The Course of the First World War

The First World War began with plans for rapid victories. It degenerated into a stalemate of mud and blood that lasted four long years.

An unimagined tragedy

Very few people really understood how industrialization would change warfare. Mechanized weapons led to a much deadlier battleground.

War plans

Each country thought it was well prepared for the First World War. Military leaders that railroads would make everything happen faster.

From mobility to trenches on the western front

The first big battles of the war were in the west, where German invaded Belgium and France. Germany’s invasion of Belgium brought Britain into the war. The Allied armies made up of British, Belgian, and French soldiers were slowly pushed back until French reinforcements arrived.

Quickly it became clear that in this new warfare defenders who were positioned in trenches had a big advantage over attackers. These entrenched defenders used modern machine guns, which put out large quantities of bullets and led to heavy casualties for the attacking army. Slowly the whole battlefront in the west became a series of trenches, and trench warfare became a symbol of World War I.

The war beyond the Western Front

When the Russian Army arrived at the front lines, it proved effective against the Austro-Hungarian forces. The Russian troops facing Germany, however, became surrounded by enemy forces.

The Ottomans joined Germany and the Austro-Hungarians, forming the Central Powers. The Ottomans became embroiled in battles against British forces in Egypt and Mesopotamia. Italy also entered the war hoping to win back territory that had been claimed by the Austro-Hungarian Empire. Italy was soon bogged down in the Alps mountains.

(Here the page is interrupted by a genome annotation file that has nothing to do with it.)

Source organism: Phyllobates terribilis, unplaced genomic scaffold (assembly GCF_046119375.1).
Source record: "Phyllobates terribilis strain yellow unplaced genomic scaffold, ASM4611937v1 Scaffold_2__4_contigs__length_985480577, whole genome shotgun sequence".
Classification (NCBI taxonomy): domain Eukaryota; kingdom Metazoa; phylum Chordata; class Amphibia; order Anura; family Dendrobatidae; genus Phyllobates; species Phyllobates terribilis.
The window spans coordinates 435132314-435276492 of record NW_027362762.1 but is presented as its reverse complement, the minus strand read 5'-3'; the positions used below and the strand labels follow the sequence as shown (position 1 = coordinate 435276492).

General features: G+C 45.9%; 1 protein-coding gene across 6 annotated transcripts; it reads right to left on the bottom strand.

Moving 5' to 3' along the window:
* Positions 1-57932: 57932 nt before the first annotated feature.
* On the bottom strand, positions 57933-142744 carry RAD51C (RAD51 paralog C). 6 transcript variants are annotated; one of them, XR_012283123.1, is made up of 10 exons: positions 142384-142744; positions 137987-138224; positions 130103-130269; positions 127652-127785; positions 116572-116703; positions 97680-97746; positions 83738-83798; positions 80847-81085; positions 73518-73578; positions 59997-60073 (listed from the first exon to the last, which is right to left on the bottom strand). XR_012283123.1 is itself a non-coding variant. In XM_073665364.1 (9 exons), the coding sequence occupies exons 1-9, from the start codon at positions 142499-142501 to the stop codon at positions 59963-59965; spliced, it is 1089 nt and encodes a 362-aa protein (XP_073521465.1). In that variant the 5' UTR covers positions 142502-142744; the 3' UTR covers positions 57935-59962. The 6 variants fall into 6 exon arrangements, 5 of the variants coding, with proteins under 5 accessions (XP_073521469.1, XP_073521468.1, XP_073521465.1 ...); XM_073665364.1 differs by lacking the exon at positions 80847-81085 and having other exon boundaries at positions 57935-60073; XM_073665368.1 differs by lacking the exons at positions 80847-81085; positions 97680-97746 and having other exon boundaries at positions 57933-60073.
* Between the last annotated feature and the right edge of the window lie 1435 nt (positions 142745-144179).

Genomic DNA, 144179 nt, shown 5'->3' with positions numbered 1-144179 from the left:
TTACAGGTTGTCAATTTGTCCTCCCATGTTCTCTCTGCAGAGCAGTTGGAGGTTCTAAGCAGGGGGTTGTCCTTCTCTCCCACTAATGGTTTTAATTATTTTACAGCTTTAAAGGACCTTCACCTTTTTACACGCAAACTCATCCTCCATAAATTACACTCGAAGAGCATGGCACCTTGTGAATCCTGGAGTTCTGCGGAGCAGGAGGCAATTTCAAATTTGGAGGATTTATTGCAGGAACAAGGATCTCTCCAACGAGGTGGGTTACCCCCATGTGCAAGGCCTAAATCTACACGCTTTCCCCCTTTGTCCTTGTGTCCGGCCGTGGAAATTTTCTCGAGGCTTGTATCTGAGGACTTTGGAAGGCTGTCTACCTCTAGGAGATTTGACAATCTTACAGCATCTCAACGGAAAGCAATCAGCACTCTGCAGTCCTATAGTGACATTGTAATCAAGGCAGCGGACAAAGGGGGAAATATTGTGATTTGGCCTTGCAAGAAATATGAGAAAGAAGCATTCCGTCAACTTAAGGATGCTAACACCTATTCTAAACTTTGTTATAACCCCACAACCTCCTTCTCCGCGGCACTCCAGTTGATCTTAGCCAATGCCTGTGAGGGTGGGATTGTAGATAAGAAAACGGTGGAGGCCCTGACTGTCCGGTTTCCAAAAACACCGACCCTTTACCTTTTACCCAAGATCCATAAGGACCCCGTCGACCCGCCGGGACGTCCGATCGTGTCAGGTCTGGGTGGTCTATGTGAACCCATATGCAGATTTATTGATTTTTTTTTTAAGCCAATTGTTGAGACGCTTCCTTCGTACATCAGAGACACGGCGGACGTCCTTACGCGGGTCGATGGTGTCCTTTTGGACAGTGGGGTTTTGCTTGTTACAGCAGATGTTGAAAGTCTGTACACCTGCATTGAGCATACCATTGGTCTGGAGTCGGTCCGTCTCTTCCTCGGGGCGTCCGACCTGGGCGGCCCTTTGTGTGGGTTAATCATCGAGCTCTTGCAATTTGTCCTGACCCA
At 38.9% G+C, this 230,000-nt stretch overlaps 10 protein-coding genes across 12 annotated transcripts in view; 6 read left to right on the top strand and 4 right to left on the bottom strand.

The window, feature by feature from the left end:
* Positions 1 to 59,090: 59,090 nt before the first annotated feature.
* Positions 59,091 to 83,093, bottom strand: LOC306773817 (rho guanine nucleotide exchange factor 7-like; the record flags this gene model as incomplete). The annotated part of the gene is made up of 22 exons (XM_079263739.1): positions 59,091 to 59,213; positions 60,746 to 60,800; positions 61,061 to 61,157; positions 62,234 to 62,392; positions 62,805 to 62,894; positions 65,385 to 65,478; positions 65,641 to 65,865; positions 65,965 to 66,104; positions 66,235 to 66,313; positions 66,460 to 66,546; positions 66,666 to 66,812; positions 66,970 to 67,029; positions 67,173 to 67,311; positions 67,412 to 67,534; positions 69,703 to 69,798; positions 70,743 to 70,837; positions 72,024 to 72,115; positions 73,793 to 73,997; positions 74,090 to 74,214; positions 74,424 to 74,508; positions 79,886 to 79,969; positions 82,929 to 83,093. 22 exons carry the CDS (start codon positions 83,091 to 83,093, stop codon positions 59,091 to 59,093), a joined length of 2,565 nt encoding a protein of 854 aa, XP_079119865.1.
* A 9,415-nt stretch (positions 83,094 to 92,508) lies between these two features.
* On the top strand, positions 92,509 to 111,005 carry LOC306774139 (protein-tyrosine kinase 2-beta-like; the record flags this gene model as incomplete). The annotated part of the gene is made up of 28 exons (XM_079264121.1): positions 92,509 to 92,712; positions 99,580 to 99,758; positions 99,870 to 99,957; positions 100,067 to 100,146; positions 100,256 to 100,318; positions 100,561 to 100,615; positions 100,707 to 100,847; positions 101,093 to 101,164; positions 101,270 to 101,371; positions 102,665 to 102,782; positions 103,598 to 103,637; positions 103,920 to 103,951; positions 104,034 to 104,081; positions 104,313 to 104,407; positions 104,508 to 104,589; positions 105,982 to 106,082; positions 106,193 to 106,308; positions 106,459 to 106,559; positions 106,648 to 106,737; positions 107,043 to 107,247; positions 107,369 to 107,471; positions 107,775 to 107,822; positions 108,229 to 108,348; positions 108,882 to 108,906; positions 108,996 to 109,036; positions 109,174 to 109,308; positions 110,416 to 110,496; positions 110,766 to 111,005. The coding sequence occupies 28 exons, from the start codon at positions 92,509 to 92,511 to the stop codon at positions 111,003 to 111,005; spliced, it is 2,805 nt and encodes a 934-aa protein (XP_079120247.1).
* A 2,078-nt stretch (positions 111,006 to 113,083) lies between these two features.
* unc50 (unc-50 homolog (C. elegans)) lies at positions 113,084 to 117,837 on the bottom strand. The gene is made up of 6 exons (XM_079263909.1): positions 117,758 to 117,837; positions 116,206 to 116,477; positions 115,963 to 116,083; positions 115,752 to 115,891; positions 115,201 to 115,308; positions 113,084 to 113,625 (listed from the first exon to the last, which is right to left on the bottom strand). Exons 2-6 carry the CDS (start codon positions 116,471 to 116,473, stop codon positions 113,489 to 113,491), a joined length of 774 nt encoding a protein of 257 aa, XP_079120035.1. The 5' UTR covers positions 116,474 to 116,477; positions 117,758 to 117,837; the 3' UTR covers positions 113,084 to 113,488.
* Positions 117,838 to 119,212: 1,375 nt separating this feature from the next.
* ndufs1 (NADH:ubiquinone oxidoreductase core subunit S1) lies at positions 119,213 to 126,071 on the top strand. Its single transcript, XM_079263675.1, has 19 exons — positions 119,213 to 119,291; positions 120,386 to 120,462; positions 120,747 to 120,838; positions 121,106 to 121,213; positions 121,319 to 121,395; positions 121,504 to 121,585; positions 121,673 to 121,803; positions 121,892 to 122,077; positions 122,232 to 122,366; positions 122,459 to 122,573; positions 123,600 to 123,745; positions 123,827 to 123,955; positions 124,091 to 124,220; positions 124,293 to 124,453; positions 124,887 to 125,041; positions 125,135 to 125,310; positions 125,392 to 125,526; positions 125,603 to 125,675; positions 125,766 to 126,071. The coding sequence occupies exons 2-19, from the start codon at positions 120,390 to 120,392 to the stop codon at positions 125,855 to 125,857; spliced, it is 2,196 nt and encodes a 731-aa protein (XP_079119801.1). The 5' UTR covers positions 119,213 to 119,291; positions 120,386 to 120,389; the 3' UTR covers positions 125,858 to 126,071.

Japan entered the conflict on the side of its ally, Great Britain. Its modern navy conquered German colonies in China and the Pacific. In Africa, British and French forces attacked German colonies. Most of the fighting in Africa was actually done by African soldiers.

Attempting to break the stalemate

By the middle of 1915, the war was stuck. Modern weapons led to little movement. The armies settled down in exhaustion and built better defenses to stop attackers. One strategy became to make the attacks even bigger, causing more casualties.

Another strategy for breaking the stalemate was to force an opponent to withdraw from the war. The British, for example, thought they could break down the Ottoman Empire by occupying the capital of Constantinople. This attack failed.

Both sides also tried to damage each other economically. The British fleet tried to stop any goods from going into Germany, and largely succeeded over time. The Germans tried to use U-boats to strangle the British economy. Convoys and new technology slowly diminished the efficiency of the U-boats.

Russia and the Americans

The Russian army suffered some bad defeats and the Russian economy was in shambles, contributing to the Russian Revolution. The new revolutionary government stayed in the war. When the communist Bolsheviks took power, they withdrew from the war.

Just as the Russians left, the United States entered the conflict. American troops began to arrive in the summer of 1917, bringing a needed morale boost to their allies.

By late 1918, the Central Powers were in retreat almost everywhere. In October, parts of the German navy began to revolt. A new government came to power in Germany, determined to end the war. On November 11, an armistice was signed between the victorious Allies and Germany.


Everyone hoped this four-year long conflict would be “the war to end all wars.” Of course, it was not.

Source: The Course of the First World War
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